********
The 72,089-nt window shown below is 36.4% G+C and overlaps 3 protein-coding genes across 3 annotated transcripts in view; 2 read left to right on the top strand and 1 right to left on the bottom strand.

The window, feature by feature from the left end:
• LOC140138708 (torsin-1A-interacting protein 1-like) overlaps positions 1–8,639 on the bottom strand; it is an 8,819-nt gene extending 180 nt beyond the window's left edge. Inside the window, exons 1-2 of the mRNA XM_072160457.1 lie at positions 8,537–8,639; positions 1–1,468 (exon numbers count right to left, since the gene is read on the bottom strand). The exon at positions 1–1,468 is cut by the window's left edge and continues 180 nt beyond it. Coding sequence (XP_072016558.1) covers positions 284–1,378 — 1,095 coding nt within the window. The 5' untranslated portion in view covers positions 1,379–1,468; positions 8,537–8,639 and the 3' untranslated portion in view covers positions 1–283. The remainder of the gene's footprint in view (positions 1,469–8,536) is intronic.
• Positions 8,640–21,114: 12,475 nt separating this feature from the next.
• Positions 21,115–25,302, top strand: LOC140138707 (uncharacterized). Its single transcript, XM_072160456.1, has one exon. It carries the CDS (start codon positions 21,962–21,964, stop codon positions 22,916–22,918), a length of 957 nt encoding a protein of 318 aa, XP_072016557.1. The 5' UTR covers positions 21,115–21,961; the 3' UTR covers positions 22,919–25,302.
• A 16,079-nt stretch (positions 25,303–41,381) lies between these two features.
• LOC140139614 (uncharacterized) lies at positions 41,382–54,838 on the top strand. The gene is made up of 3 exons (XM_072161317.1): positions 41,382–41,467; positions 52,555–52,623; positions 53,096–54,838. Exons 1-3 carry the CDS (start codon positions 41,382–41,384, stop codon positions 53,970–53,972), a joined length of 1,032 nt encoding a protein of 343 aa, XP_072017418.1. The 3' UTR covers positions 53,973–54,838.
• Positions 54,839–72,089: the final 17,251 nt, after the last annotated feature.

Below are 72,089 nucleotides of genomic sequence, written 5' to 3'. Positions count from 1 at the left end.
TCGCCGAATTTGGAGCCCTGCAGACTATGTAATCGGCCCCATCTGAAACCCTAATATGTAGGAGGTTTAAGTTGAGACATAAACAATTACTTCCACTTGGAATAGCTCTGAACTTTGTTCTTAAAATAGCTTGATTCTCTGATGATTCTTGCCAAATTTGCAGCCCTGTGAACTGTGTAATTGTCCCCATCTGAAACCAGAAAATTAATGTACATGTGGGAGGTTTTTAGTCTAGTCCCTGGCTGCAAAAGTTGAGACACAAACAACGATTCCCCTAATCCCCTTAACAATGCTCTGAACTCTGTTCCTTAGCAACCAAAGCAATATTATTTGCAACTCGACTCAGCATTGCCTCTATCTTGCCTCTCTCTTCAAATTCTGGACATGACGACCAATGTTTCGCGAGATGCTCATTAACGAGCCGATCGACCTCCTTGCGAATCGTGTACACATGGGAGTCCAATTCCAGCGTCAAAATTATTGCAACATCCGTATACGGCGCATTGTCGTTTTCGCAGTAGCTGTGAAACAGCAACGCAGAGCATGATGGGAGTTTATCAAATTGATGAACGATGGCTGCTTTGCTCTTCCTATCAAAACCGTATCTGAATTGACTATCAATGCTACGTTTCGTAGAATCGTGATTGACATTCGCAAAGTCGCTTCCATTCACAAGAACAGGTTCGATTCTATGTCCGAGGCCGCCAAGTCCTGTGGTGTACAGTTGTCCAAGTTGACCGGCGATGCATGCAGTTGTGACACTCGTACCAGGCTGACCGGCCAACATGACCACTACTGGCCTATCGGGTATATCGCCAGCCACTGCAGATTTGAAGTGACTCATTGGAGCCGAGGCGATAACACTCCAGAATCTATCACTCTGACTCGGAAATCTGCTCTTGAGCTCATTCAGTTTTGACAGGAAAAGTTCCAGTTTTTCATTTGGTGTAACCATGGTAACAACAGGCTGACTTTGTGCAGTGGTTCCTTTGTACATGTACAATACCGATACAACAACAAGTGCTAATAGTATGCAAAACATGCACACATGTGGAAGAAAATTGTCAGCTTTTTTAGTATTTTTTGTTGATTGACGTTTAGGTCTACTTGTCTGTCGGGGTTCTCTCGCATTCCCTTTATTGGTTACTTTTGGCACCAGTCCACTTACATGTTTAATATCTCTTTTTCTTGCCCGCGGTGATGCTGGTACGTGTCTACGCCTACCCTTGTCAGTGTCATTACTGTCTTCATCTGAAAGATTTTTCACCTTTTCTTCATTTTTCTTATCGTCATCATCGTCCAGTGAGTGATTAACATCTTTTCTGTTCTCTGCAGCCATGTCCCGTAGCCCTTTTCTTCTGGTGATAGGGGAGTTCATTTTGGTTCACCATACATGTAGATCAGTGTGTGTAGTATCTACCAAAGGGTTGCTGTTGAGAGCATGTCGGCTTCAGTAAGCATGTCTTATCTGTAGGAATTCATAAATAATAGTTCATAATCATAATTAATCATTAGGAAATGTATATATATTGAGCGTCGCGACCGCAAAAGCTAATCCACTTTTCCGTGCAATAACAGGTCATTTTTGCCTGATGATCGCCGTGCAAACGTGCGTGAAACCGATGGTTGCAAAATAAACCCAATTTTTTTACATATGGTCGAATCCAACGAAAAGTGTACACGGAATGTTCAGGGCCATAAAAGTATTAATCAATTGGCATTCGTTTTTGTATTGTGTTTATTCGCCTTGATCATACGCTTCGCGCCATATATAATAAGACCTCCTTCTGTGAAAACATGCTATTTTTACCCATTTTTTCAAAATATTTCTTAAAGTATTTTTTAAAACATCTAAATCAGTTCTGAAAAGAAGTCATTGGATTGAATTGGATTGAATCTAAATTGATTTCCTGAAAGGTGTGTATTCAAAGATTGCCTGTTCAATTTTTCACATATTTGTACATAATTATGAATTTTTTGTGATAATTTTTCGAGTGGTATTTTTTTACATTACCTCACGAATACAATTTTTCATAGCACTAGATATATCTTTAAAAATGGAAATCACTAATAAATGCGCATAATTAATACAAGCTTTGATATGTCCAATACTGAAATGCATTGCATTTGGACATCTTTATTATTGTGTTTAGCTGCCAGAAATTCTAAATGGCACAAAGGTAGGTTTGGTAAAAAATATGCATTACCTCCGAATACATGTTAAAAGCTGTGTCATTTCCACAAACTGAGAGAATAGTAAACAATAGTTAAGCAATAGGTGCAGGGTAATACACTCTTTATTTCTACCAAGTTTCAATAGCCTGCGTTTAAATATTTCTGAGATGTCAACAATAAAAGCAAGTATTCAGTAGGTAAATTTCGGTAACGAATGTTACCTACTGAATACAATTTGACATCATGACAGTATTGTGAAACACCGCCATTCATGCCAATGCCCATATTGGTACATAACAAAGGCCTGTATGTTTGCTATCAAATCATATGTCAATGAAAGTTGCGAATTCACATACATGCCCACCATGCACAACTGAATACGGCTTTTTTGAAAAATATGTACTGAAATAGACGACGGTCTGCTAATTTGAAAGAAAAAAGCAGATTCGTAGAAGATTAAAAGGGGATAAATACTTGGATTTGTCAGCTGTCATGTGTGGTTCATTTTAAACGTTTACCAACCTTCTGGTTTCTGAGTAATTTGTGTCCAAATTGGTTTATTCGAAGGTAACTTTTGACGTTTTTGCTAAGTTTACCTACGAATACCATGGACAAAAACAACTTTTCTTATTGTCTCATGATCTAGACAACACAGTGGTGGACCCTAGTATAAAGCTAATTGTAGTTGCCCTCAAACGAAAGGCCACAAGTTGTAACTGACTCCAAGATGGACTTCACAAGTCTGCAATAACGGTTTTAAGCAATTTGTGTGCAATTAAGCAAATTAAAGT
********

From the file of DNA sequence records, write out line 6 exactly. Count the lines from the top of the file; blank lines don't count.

• A 16,079-nt stretch (positions 25,303–41,381) lies between these two features.